While posted to Copenhagen, Gordievsky had alerted SIS to two of the KGB’s most important sources in Norway: Gunvar Haavik and Arne Treholt. Code-named GRETA, Haavik was a secretary in the Norwegian Ministry of Foreign Affairs and had been spying since she had conducted a love affair in 1947 with a Soviet while she was working at the Norwegian embassy in Moscow. Haavik had been arrested in January 1977 in the act of passing information to her KGB case officer in an Oslo suburb, and confessed to having been a spy for almost 30 years. Arne Treholt, also employed by the Norwegian Foreign Ministry, was arrested in January 1984 in possession of 66 classified documents . He was sentenced to 12 years’ imprisonment.
    Gordievsky’s greatest triumph, however, was to prevent a potentially massive breach of security in MI5. This was the unmasking of Michael Bettaney, who since December 1982 had been working for the Soviet counter-espionage section, and had made three anonymous approaches to the KGB rezident (head of station) in London, Arkadi Gouk, offering to supply him with MI5 secrets. SIS’s tip from Gordievsky led to a discreet mole-hunt, swiftly conducted inside MI5 by Eliza Manningham-Buller, who identified the culprit without compromising the source of the original tip. In April 1984 Bettaney was sentenced to 23 years’ imprisonment .
    With scalps such as these, Gordievsky was considered SIS’s most valuable source, and elaborate measures had been taken to protect him. He was, for example, given the front-door key to a flat, close to the Soviet embassy in London, to which he could disappear with his family should the need arise.
    Curwen’s appointment as “C” (as the head of MI6 is known) coincided with just such a crisis. On Friday May 17 1985, having just been promised the job of rezident (head of station) in London , Gordievsky was suddenly summoned back to Moscow, supposedly for consultations.
    On his arrival Gordievsky realised that his apartment had been searched; and when he reached FCD headquarters he was accused of being a spy. When he denied it, his interrogators used drugs in an unsuccessful attempt to extract a confession, and he concluded that, although the KGB had been tipped off to his dual role, there was insufficient evidence to justify an arrest. Although he remained under constant surveillance, in late July Gordievsky was able to shake off his watchers while jogging in a park and send an emergency signal to SIS requesting a rescue .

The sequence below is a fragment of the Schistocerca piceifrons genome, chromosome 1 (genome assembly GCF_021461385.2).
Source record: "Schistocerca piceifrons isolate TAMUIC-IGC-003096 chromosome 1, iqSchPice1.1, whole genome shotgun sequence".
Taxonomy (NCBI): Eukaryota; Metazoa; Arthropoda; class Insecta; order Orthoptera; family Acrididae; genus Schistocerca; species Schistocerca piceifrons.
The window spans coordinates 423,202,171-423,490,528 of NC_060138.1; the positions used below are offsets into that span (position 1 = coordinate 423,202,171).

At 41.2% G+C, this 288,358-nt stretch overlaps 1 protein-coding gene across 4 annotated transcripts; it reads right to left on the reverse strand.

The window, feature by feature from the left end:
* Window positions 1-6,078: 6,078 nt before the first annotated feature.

The “signal” was nothing more elaborate than Gordievsky’s appearing on a pre-arranged street corner, at a particular time, carrying a Harrods shopping bag — but it was enough to prompt Curwen to brief Margaret Thatcher’s Foreign Office private secretary, Charles Powell, who immediately flew to Scotland, where the Prime Minister was staying with the Queen at Balmoral. After consultation with the Foreign Secretary, Geoffrey Howe, Mrs Thatcher approved a high-risk plan to get Gordievsky out of Moscow and into the West.
    The ruse — originally conceived by John Scarlett, himself a future Chief of SIS — was for MI6’s Moscow station commander, Viscount Asquith, to play the “Good Samaritan” by driving a pregnant member of the embassy staff in his Saab for medical treatment in Helsinki; Gordievsky — having evaded his KGB watchers — joined the car at a rendezvous outside Leningrad and was driven over the frontier with Finland at Viborg. He was then driven to Trömso in Norway, and the next day flew from Oslo to London.
    Gordievsky was briefly accommodated at a country house in the Midlands, where Curwen visited him, and then at Fort Monckton, Gosport, where he underwent an 80-day debriefing conducted by SIS’s principal Kremlinologist, Gordon Barrass. Among Gordievsky’s other visitors was the US Director of Central Intelligence, Bill Casey, who was flown down to the fort for a lunch hosted by Curwen, a celebration of one of SIS’s most impressive post-war coups.
    Although Gordievsky’s safe exfiltration was a source of great pride for Curwen and his staff, there remained considerable concern about precisely how the agent had been compromised. One possibility was that, after so many setbacks, the KGB had worked out for itself that a mole had been at work within the organisation. Or had Gordievsky’s dual role somehow been leaked by a mole?
    It was not until the CIA arrested the Soviet spy Aldrich Ames in February 1994 that an explanation was offered. Ames claimed to having identified Gordievsky to the Soviets as a source who had penetrated the KGB in Denmark and London — although there were doubts that he was telling the truth.
    Gordievsky’s defection was nevertheless a devastating blow for the KGB, and the expulsion of the London rezidentura, ordered on the basis of his information, had a colossal impact on the organisation .